Watch the International Engine of the Year
Awards 2017 highlights

International Engine of the Year 2017 Review

New Engine


Honda 3.5-litre V6 electric-gasoline hybrid
(Honda / Acura NSX)
Mercedes-Benz 2-litre diesel
(Mercedes-Benz E-Class)
Fiat Chrysler 2.9-litre V6 twin-turbo
(Alfa Romeo Giulia Quadrifoglio)
BMW 3-litre twin-turbo six-cylinder
(BMW 1 Series, 2 Series, 3 Series, 4 Series, 5 Series, 7 Series)
Volkswagen 1.5 TSI Evo
(Volkswagen Golf, Seat Ibiza)
Aston Martin 5.2-litre V12 twin-turbo
(Aston Martin DB11)

Winner's Interview



Honda has claimed its first New Engine award


The 75° V6 is exclusively used in the 2017 NSX


New NSX is a stark departure from the original


Complex powertrain is efficiently packaged

❝ The NSX finally returns, with a rather clever electric-gasoline hybrid powertrain ❞

Marc Noordeloos, Freelance journalist


Technical Specification
Honda NSX

  • Engine Capacity: 3,493cc
  • Number of Cylinders: 6
  • Power Output: 567ps
  • Bore x Stroke: 91.4 x 88.9mm
  • Compression Ratio: 10:1
Despite being very different in execution, the 2017 Honda NSX has an awful lot in common with its groundbreaking predecessor from the early 1990s.

Much like the original, technology plays a major part in the car’s appeal and nowhere is that more apparent than the car’s drivetrain. An all-new, sand-cast aluminium 75° block with aluminium cylinder heads is paired with two auxiliary electric motors to deliver a combined output in excess of 560ps.

Due to their arrangement, these motors act as torque fillers for the V6, delivering a combined 645Nm both instantly and continually across the rev range.

The fundamental principals of the all-aluminium engine, increased strength and lower weight, are mirrored throughout the drivetrain, with conscious decisions on materials made throughout the entire package. Elements such as plasma transferred coating on the cylinder walls, offering 52% thermal conductivity with much less weight than traditional cast-iron liners, Inconel turbines, sodium filled valves and compact exhaust system, all help shave valuable weight from the car.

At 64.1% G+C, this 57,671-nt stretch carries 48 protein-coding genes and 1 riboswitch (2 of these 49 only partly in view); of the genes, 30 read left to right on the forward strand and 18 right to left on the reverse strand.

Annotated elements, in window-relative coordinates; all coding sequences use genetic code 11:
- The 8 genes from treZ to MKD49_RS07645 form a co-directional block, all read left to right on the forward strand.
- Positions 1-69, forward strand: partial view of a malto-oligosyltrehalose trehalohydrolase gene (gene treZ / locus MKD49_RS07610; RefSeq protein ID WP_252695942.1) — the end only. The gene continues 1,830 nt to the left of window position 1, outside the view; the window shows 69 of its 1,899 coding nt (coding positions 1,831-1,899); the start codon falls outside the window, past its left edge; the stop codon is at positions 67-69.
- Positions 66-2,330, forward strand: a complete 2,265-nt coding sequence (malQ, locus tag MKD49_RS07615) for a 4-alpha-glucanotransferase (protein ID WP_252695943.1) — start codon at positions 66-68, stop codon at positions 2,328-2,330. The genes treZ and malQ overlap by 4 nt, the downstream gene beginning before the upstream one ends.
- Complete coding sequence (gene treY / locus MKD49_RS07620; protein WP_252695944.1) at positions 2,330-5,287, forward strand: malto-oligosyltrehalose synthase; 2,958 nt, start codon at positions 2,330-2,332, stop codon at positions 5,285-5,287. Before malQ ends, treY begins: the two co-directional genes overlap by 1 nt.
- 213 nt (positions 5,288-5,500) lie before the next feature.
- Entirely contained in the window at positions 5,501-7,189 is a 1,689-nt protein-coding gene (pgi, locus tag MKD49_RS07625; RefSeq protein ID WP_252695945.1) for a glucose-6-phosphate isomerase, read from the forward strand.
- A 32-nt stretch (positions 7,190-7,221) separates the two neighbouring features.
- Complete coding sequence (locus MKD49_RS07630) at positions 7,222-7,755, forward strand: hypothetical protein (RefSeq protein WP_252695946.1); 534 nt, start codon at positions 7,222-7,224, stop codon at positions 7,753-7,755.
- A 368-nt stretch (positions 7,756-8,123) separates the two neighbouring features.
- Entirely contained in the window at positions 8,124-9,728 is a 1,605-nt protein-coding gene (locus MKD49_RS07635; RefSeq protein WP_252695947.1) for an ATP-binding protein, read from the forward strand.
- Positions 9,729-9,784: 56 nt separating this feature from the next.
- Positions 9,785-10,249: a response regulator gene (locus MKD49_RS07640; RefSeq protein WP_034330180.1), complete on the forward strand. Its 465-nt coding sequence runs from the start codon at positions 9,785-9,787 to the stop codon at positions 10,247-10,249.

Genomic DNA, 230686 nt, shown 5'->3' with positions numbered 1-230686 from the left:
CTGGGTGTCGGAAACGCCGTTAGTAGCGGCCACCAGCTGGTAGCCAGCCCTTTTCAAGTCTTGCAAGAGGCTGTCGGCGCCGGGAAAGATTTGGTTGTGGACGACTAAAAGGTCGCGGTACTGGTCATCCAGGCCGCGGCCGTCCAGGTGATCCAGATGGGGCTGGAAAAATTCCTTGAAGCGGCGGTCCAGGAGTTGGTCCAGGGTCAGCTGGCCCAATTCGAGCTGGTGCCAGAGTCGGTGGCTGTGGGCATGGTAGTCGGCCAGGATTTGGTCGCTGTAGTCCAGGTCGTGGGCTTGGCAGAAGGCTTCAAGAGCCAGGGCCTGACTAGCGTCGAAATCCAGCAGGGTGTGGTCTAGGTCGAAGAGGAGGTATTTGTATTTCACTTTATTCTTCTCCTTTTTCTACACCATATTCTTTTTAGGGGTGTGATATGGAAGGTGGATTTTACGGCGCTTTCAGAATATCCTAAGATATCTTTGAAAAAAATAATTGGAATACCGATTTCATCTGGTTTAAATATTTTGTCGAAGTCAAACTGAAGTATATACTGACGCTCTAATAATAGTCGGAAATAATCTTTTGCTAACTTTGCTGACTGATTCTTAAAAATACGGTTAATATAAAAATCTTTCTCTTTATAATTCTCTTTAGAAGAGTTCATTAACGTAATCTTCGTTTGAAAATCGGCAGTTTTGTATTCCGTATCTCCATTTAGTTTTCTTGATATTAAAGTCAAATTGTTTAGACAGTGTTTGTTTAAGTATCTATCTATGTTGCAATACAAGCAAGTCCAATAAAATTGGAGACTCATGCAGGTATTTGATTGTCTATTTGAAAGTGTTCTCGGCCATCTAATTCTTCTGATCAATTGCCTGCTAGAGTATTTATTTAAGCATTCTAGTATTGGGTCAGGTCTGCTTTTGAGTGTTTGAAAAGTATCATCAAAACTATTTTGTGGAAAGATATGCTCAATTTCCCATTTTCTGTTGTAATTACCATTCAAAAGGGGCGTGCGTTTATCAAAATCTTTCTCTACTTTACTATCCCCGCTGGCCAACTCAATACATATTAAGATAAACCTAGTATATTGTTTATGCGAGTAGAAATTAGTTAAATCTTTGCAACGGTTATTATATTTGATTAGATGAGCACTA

This lightweighting optimization continues through the valvetrain, with swing arm-type valve actuators reducing inertial weight by 22% over common rocker-arm type arrangements, while the decision to use a dry sump lubrication system enabled the engine to be mounted 61mm lower in the car’s frame, compared with a traditional wet sump arrangement.

Translating these advanced technologies into real-world performance means that the NSX dispatches the 0-60mph sprint in 3.1s, achieves 191mph flat out, returns 28.3mpg and emits just 228g/km. The NSX, however, wasn’t the only technical masterclass in the coveted New Engine category, with exemplary new engines from Mercedes-Benz and Alfa Romeo running the Honda close, right until the last few votes trickled in.